Experimental thinking has earned first place in a national competition for a De Montfort University Leicester (DMU) student.
Jure (left) and his winning team
Jure Zibret, who is in his final year of Architecture BA (Hons), was chosen to represent DMU in the prestigious undergraduate Urban Buzz competition run by TRADA, an international organisation dedicated to informing the best use of wood in the built environment.
He was one of 60 students across 28 universities who took part in the two-day challenge hosted at the University of Sheffield, tasked with conceiving creative ways to use timber in a multi-storey car park in Bath.
Working with four other students from universities across the UK, Jure’s team beat 11 others to the £2,000 prize by impressing the judges with a design inspired by views of the River Avon and doubling up as a vertical park.
The 23-year-old from Slovenia said: “This experience is exactly what I hoped I would be exposed to by coming to study in the UK.
“I was very happy to represent DMU’s Leicester School of Architecture and to show the rest of the country what we can do.
“DMU is full of great people doing great things, which deserve recognition, and getting to work with other architects, engineers and landscape architects around the country makes you realise that.”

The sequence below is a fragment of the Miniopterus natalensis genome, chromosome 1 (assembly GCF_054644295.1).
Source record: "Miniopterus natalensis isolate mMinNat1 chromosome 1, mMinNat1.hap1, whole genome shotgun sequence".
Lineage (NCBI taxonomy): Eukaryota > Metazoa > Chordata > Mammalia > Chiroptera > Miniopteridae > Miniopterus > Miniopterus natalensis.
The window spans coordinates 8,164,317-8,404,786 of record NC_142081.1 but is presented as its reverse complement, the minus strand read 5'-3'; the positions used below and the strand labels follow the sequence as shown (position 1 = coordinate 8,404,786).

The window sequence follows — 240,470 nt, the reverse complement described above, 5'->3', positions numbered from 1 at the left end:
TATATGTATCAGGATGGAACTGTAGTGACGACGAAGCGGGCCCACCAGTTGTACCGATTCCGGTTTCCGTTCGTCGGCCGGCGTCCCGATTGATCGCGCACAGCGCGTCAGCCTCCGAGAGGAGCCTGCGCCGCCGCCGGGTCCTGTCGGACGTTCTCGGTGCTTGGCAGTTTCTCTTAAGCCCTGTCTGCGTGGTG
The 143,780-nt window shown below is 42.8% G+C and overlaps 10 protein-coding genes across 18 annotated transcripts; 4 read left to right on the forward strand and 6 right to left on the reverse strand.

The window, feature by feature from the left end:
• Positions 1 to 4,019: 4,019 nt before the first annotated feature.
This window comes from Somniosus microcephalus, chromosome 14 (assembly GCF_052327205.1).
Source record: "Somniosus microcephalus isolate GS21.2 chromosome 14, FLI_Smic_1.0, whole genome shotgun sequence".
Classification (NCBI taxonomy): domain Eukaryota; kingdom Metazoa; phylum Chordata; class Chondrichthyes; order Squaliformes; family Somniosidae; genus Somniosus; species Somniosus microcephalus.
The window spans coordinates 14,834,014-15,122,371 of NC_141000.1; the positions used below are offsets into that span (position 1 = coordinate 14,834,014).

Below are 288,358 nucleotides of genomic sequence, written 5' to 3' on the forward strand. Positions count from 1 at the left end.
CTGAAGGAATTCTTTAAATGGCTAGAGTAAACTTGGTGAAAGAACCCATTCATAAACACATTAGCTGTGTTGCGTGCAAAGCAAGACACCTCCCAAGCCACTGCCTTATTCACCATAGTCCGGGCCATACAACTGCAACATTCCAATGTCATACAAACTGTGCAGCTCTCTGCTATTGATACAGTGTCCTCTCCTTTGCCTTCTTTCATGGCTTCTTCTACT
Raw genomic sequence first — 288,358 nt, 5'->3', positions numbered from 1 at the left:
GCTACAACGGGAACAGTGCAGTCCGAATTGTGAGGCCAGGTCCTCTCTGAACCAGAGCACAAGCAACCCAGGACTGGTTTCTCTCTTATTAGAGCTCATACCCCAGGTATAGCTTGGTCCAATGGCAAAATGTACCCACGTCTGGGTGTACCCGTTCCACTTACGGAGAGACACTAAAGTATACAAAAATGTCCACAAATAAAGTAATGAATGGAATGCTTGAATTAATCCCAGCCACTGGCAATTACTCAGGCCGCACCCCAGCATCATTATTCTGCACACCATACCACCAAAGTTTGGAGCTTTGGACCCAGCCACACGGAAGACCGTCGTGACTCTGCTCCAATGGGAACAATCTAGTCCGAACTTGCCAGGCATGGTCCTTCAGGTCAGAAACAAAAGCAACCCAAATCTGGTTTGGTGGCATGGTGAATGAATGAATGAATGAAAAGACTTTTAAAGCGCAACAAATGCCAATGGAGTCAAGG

The challenging competition required students to work as a team, reaching compromises while sketching, modelling and presenting their way through to the finish line.
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“I’m really proud of what I achieved and that people listened to the controversial proposal of a structural detail which was inspired by the Japanese design of perpendicular cantilevers,” said Jure.
“Working with passionate strangers led to a few heated debates, but at DMU we’re taught that only as a team can we provide something better, and that’s been great preparation for competitions and life in industry.
“Architecture allows me to develop a unique model of thinking through how I perceive the world, so the opportunity to be around the like-minded people was really valuable.”
Jure spent two years studying architecture in Slovenia before moving to the UK to study at DMU.
He said: “The course back home was great on the technical front, but not as progressive and contemporary as I was hoping.
“DMU values the creative process and I’m happy with the opportunities I’ve had to help me realise the kind of architecture I want to do currently.
“Being based in the Vijay Patel Building on campus with the rest of the art and design students has a great vibe. Our studio space is very flexible and has the kind of qualities every architecture school should have.”
Posted on Friday 16th March 2018